I didn’t know that quote by Michel Foucault, and really, I like the idea of a Chinese Encyclopedia. It reminds me of a French artist who I discovered in the seventies named Jacques Carelman who designed a catalog of impossible objects. He was in the same group as Marcel Duchamp, Georges Perec and many others from Oulipo, a workshop of littérature potentielle (potential literature) founded by Raymond Queneau, which was connected to Alfred Jarry’s Pataphysical University. In Carelman’s catalog there was a coffee pot for masochists that I’ve found very funny.
What is the relation between the human and the mechanical in your work?
I’ve always been fascinated by the idea of “inhabit” a body. How do you represent that embodiment? Body-machine, body-map, body-house, body-labyrinth are all attempts that stimulate my imagination and that I find in the surrealists. More than twenty-five years ago I found myself very impressed and seduced by an exhibit at the Pompidou Center about Andre Breton and the surrealists who surrounded him, particularly Duchamp, Chirico, and Picabia.
Are you a collector?
I’m not a collector. I love books, art books, all kind of catalogs, geographical atlases, medicine books, but I don’t have a collection.
Do you enjoy illustrating children’s books?
I actually like illustrated books better than children’s books. I became a children’s book illustrator because of my love for painting more than a love of children’s books. I’m afraid that someday somebody will discover this and I will get kicked out of that job!
Where do you work? How is your work routine?
Since a little more than a year ago, I’ve been working in a new place a half-hour away from home by subway. It took me a long time to get used to my new workplace. I’m in the 12th floor, with lots of light but it’s much smaller than my previous place. I arrive every day at 10:00 AM and leave at 6:30PM. From my workshop I can see the Eiffel Tower to the left and the Montparnasse tower to the right.
Tell us about Catalogue Imaginaire, what was your inspiration, or what are your ideas about this artwork?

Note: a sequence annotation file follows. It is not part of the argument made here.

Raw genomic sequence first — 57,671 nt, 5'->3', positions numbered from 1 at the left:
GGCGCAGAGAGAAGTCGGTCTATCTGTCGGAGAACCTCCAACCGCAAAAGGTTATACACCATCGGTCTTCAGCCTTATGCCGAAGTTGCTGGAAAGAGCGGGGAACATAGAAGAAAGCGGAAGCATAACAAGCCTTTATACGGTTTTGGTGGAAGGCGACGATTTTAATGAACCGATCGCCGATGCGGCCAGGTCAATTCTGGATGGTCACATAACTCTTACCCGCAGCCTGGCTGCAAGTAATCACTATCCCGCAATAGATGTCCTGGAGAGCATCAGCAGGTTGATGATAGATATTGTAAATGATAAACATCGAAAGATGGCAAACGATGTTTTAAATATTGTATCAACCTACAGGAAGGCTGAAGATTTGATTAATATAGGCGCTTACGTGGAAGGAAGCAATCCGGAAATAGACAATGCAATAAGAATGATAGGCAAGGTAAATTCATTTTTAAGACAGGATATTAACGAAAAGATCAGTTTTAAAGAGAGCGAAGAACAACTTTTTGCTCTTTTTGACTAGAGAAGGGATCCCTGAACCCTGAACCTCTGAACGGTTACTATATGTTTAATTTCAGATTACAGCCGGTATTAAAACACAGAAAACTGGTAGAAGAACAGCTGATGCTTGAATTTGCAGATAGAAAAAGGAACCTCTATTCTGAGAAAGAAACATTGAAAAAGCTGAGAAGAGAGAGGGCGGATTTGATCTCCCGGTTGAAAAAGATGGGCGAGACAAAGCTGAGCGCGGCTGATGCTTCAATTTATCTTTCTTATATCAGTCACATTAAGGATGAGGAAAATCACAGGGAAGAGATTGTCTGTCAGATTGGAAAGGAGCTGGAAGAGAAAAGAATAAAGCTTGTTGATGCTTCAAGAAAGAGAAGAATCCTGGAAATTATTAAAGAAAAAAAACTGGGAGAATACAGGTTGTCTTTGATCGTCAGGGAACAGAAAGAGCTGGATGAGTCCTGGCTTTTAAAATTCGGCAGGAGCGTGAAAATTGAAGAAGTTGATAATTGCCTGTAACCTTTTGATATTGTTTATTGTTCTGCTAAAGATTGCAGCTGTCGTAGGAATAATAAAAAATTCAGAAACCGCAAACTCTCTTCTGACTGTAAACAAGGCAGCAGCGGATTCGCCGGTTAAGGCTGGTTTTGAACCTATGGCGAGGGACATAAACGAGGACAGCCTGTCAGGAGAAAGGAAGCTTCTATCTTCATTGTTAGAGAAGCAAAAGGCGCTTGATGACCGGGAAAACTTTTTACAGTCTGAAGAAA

I made Catalogue Imaginarie right after the publication of my book Rêveur de cartes (Dreamer of Maps). The book is a kind of imaginary atlas. First, I drew maps and invented places, and then I wrote short texts about these places. After that I wanted to make a catalog of imaginary objects. Catalogue Imaginarie is a prefiguration and an extension of Rêveur de cartes. On one side, a page of botanical images and on the other, objects, like in a shopping-by-mail catalog. It’s a project that is suspended right now.
In your work Bonne Anné, it seems that the strainer is used as a form of communication, what is the concept behind this?
In French we say “time passes”, and something that doesn’t have an English translation, like: I hope the year passes well for you.I wanted to play with the double meaning of the verb “to pass.” The strainer in my picture symbolizes the passing of time.
Which is your favorite museum?
How difficult to choose! I really like the Quai Branly Museum and the Louvre, of course.
What is your next project?
My next project is a book on Greek Mythology and it’s going to be called “Six Tragic Heroes” (Theseus, Oedipus, Perseus, Odysseus, Hercules and Jason). It is a great pleasure to be able to explore the complex, marvelous, and terrible adventures of the heroes of ancient Greece. It will be published by my life partner’s publishing house, which she created five years ago, called “The Red Ants.” I also have two exhibition projects, one next year in Switzerland and another in the Netherlands in 2020.